There are very few medical schools that even have classes on integration. We're going to try to get that incorporated. The big thing for me is gratitude and being grateful. Being an emergency physician, I saw death all the time. It makes you appreciate every time you wake up and your eyes open to a new day, “What a glorious day. It's a new day to try something. It's a new clean slate.” I'm grateful that I've had the opportunity to continue my education so that I can continue helping other people. This is where medicine is going, gratitude individuality. You can't go wrong with either one of those.
Anything else you want to share with anyone that is reading?
Be assertive, be your own advocate, and ask questions. Don't be afraid. If you don't like the vibe you're getting from the doctor, he or she is dismissive, or they're not listening to you, there are thousands of doctors out there. You got to find the right one. It's kind of like Goldilocks in the right bed. You got to find the right fit, Cinderella and the shoe. Find the right fit for you. There is a doctor out there who will help you on the journey. If you are going to do the work, you're going to have a guide along the way. That's what you have to do. You have to be your own advocate and help be an advocate for others, and help other people too with that same thing.
Is there anywhere that you would suggest people do an initial search to find somebody that they could find an integrative or functional, whether it's in their community or remotely?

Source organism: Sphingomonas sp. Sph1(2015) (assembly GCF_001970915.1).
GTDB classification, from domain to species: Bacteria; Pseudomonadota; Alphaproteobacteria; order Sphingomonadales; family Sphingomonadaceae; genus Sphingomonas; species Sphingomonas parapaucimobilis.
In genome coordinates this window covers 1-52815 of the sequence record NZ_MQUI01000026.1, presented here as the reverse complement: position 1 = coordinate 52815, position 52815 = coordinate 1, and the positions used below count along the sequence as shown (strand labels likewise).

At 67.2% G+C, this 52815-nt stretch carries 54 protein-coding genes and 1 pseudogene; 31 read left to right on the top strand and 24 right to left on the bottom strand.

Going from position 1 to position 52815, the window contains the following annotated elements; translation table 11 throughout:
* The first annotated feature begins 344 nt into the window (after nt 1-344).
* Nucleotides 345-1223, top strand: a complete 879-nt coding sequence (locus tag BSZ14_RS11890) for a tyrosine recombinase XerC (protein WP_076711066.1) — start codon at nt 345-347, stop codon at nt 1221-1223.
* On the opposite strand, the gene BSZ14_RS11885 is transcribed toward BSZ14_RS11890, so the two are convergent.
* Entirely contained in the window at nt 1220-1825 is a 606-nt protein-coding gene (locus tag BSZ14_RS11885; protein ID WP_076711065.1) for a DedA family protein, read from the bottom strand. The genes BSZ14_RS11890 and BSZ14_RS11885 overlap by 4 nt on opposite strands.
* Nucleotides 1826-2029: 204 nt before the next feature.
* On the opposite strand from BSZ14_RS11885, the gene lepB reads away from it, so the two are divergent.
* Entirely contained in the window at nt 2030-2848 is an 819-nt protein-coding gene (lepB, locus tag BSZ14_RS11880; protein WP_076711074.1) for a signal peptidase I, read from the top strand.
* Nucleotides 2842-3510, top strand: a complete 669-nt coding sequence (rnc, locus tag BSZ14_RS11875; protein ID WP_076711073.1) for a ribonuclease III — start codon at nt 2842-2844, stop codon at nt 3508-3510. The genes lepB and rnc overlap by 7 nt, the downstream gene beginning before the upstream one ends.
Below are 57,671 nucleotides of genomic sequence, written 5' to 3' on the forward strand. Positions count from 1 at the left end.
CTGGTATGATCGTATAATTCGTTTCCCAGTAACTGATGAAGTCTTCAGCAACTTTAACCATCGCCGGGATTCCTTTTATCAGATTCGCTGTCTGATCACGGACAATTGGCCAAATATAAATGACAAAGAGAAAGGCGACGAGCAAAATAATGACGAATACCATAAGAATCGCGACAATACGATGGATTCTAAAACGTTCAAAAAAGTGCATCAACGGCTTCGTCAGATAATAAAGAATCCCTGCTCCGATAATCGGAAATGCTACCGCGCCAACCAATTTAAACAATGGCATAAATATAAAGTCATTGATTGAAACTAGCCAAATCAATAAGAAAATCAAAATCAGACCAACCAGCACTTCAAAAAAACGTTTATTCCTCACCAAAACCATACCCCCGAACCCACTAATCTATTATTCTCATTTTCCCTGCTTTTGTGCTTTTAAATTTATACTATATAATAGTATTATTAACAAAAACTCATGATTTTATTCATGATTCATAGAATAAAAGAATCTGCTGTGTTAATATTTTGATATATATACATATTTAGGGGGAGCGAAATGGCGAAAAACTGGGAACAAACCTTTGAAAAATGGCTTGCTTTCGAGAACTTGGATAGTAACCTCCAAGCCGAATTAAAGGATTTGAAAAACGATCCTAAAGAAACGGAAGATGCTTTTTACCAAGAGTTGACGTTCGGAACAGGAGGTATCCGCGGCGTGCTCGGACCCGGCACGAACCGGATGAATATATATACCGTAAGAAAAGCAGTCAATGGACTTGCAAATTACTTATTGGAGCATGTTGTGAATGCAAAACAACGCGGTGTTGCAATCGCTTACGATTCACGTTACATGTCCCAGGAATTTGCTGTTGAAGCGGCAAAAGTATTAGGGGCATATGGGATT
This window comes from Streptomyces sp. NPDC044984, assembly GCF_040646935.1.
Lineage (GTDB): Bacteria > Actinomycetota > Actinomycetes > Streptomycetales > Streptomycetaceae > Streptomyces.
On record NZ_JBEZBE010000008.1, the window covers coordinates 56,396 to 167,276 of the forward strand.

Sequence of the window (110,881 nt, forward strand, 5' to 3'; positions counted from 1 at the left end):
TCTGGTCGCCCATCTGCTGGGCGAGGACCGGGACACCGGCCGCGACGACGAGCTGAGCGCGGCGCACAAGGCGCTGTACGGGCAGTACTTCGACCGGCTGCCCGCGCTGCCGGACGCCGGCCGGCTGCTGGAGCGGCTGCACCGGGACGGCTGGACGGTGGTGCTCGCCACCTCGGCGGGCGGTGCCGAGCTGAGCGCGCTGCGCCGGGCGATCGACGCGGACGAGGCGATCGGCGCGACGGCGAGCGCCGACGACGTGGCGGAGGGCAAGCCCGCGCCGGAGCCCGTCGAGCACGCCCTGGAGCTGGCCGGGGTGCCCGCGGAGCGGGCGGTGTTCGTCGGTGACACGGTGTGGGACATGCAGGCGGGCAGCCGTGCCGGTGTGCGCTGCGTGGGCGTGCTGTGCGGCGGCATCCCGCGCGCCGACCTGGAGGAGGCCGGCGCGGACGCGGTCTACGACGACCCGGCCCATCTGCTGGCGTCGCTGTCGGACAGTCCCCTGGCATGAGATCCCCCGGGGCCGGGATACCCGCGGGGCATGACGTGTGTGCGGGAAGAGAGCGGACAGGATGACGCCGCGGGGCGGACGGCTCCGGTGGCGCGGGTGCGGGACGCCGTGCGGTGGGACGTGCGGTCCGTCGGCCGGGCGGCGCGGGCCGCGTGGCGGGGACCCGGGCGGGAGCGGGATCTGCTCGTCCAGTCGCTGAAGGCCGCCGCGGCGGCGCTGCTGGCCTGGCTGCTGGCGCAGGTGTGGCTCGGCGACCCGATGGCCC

Functional medicine doctors have their own sites and they are unified. That's a great place to start. If you want to go straight to naturopathic medicine, you can find those doctors listed as well. There aren't too many combinations or too many of me out there yet. We're hoping to get a lot more, but this is what we have to do. We have to train, expand our knowledge, be open and the willingness. It's easily done. It's the way it was supposed to be.
The two worlds would never be supposed to be separated, but you'd be in medical school for twelve years, what crazy people would do that? Maybe, like me. It's wonderful. It's out there. You have to seek it out. It's going to get easier. It's a little difficult. I acknowledge that it's more word of mouth, “Who is your physician?” Find someone who demonstrates what you want and who has done what you want to do. Ask them how they do it. Who did they have to help them? Those are great ways of doing it. Someone who's walking or talk the talk and walk the walk. They're a great resource for you. We're early on the frontier, but we're coming.
It can't come fast enough. Thank you, Dr. Teri Bagnasco. We appreciate your time.
Thanks for having me on your show. We are to be continued, growing, and improve the playing ground.
It’s my pleasure. Have a great day.
Dr. Teri Bagnasco, MD is a Emergency Medicine Specialist in Scottsdale, AZ and has over 30 years of experience in the medical field. She graduated from STATE UNIVERSITY OF NEW YORK / HEALTH SCIENCE CENTER AT BROOKLYN / COLLEGE OF MEDICINE medical school in 1992. She is affiliated with HonorHealth Scottsdale Osborn Medical Center. Her office is not accepting new patients.